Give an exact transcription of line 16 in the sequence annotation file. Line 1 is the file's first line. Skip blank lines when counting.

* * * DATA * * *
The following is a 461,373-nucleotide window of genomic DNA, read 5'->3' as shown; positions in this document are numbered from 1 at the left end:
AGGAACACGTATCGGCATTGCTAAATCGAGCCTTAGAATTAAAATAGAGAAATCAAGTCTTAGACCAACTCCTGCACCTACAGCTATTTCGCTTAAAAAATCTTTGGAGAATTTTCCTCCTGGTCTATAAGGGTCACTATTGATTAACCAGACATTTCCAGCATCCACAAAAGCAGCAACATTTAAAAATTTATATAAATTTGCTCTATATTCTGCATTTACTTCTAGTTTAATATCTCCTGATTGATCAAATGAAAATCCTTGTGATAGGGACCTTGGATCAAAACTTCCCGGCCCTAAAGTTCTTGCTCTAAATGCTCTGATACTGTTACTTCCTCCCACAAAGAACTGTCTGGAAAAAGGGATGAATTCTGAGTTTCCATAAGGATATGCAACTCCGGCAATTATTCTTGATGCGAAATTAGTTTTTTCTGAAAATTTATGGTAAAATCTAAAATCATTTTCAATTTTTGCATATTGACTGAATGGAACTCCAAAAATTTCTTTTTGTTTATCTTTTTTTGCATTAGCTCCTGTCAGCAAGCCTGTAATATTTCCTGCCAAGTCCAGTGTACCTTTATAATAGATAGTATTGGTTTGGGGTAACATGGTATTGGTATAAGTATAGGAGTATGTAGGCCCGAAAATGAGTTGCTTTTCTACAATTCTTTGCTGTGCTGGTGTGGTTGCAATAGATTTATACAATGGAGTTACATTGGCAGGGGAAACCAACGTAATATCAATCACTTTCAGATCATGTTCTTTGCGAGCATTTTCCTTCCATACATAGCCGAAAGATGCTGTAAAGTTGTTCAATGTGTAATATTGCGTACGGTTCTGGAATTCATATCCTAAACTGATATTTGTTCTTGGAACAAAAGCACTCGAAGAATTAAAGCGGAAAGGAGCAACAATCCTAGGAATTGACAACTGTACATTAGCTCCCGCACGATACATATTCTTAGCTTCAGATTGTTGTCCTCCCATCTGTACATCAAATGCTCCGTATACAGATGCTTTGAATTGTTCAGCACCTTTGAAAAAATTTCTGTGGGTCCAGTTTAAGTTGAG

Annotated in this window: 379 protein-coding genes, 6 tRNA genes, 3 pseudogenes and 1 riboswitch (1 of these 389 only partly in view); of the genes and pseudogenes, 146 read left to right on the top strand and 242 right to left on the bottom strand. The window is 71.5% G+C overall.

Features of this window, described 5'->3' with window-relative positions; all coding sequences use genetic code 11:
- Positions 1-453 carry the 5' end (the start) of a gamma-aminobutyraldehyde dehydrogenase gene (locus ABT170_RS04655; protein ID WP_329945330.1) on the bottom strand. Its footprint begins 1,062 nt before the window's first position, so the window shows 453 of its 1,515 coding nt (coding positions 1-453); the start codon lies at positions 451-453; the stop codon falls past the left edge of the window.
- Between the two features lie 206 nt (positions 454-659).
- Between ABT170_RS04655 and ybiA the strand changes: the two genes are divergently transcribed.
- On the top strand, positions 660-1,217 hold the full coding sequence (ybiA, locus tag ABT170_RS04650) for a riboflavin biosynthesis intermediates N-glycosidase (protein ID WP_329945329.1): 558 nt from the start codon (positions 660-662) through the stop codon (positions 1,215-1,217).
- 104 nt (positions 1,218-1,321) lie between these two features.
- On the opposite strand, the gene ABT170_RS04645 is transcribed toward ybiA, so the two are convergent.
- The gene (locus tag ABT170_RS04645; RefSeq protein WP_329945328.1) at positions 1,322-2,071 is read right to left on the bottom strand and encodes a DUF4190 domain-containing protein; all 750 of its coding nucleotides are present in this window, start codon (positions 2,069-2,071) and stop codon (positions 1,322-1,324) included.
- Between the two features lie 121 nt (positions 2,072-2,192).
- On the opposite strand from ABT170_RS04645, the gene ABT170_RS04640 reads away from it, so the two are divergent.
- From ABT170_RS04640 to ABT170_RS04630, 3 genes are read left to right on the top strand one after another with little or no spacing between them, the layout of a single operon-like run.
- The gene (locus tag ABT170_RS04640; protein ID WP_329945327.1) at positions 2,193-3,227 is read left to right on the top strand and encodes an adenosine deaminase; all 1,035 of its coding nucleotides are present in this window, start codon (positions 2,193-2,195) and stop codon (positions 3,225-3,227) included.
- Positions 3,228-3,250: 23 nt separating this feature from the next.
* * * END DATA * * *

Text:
- Positions 3,228-3,250: 23 nt separating this feature from the next.